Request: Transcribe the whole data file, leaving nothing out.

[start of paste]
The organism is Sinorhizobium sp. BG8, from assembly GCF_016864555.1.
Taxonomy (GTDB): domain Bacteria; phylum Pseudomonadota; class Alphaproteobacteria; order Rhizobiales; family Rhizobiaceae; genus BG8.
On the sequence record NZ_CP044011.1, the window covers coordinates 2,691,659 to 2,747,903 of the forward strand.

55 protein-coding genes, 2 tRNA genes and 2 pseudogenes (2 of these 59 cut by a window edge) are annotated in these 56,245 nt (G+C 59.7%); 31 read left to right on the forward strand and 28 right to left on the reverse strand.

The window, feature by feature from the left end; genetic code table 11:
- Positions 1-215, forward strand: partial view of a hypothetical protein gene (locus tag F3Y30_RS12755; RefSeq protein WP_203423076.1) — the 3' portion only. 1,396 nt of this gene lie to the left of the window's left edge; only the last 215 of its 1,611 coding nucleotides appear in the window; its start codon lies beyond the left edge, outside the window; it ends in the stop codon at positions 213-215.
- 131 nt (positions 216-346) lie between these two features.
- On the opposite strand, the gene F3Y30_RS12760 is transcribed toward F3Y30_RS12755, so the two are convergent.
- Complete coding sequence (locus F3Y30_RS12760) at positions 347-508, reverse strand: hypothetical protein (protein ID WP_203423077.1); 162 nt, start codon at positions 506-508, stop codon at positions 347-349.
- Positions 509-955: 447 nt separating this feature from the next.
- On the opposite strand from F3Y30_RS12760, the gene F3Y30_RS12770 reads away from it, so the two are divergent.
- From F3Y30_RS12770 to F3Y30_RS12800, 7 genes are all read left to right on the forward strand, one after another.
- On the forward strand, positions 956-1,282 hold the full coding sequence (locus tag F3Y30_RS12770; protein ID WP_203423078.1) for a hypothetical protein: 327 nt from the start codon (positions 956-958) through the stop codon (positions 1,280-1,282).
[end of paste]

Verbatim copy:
The organism is Sinorhizobium sp. BG8, from assembly GCF_016864555.1.
Taxonomy (GTDB): domain Bacteria; phylum Pseudomonadota; class Alphaproteobacteria; order Rhizobiales; family Rhizobiaceae; genus BG8.
On the sequence record NZ_CP044011.1, the window covers coordinates 2,691,659 to 2,747,903 of the forward strand.

55 protein-coding genes, 2 tRNA genes and 2 pseudogenes (2 of these 59 cut by a window edge) are annotated in these 56,245 nt (G+C 59.7%); 31 read left to right on the forward strand and 28 right to left on the reverse strand.

The window, feature by feature from the left end; genetic code table 11:
- Positions 1-215, forward strand: partial view of a hypothetical protein gene (locus tag F3Y30_RS12755; RefSeq protein WP_203423076.1) — the 3' portion only. 1,396 nt of this gene lie to the left of the window's left edge; only the last 215 of its 1,611 coding nucleotides appear in the window; its start codon lies beyond the left edge, outside the window; it ends in the stop codon at positions 213-215.
- 131 nt (positions 216-346) lie between these two features.
- On the opposite strand, the gene F3Y30_RS12760 is transcribed toward F3Y30_RS12755, so the two are convergent.
- Complete coding sequence (locus F3Y30_RS12760) at positions 347-508, reverse strand: hypothetical protein (protein ID WP_203423077.1); 162 nt, start codon at positions 506-508, stop codon at positions 347-349.
- Positions 509-955: 447 nt separating this feature from the next.
- On the opposite strand from F3Y30_RS12760, the gene F3Y30_RS12770 reads away from it, so the two are divergent.
- From F3Y30_RS12770 to F3Y30_RS12800, 7 genes are all read left to right on the forward strand, one after another.
- On the forward strand, positions 956-1,282 hold the full coding sequence (locus tag F3Y30_RS12770; protein ID WP_203423078.1) for a hypothetical protein: 327 nt from the start codon (positions 956-958) through the stop codon (positions 1,280-1,282).